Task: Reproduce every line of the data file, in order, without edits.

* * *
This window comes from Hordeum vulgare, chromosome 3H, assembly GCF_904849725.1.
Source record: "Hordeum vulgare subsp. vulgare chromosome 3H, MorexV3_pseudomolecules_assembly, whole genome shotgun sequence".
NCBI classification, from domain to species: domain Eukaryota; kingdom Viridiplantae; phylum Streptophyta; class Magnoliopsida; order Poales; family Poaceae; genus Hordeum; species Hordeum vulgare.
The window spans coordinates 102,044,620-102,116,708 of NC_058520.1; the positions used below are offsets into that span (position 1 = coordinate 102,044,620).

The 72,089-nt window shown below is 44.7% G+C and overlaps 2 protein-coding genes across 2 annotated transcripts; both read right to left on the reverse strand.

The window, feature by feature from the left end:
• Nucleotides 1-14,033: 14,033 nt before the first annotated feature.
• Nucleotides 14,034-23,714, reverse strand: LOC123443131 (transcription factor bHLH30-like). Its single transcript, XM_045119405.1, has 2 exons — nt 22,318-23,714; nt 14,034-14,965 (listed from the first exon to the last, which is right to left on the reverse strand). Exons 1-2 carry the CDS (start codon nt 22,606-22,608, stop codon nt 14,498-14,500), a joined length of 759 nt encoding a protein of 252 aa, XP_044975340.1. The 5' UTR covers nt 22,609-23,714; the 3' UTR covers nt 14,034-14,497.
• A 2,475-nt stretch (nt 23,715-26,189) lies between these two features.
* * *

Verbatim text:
This window comes from Hordeum vulgare, chromosome 3H, assembly GCF_904849725.1.
Source record: "Hordeum vulgare subsp. vulgare chromosome 3H, MorexV3_pseudomolecules_assembly, whole genome shotgun sequence".
NCBI classification, from domain to species: domain Eukaryota; kingdom Viridiplantae; phylum Streptophyta; class Magnoliopsida; order Poales; family Poaceae; genus Hordeum; species Hordeum vulgare.
The window spans coordinates 102,044,620-102,116,708 of NC_058520.1; the positions used below are offsets into that span (position 1 = coordinate 102,044,620).

The 72,089-nt window shown below is 44.7% G+C and overlaps 2 protein-coding genes across 2 annotated transcripts; both read right to left on the reverse strand.

The window, feature by feature from the left end:
• Nucleotides 1-14,033: 14,033 nt before the first annotated feature.
• Nucleotides 14,034-23,714, reverse strand: LOC123443131 (transcription factor bHLH30-like). Its single transcript, XM_045119405.1, has 2 exons — nt 22,318-23,714; nt 14,034-14,965 (listed from the first exon to the last, which is right to left on the reverse strand). Exons 1-2 carry the CDS (start codon nt 22,606-22,608, stop codon nt 14,498-14,500), a joined length of 759 nt encoding a protein of 252 aa, XP_044975340.1. The 5' UTR covers nt 22,609-23,714; the 3' UTR covers nt 14,034-14,497.
• A 2,475-nt stretch (nt 23,715-26,189) lies between these two features.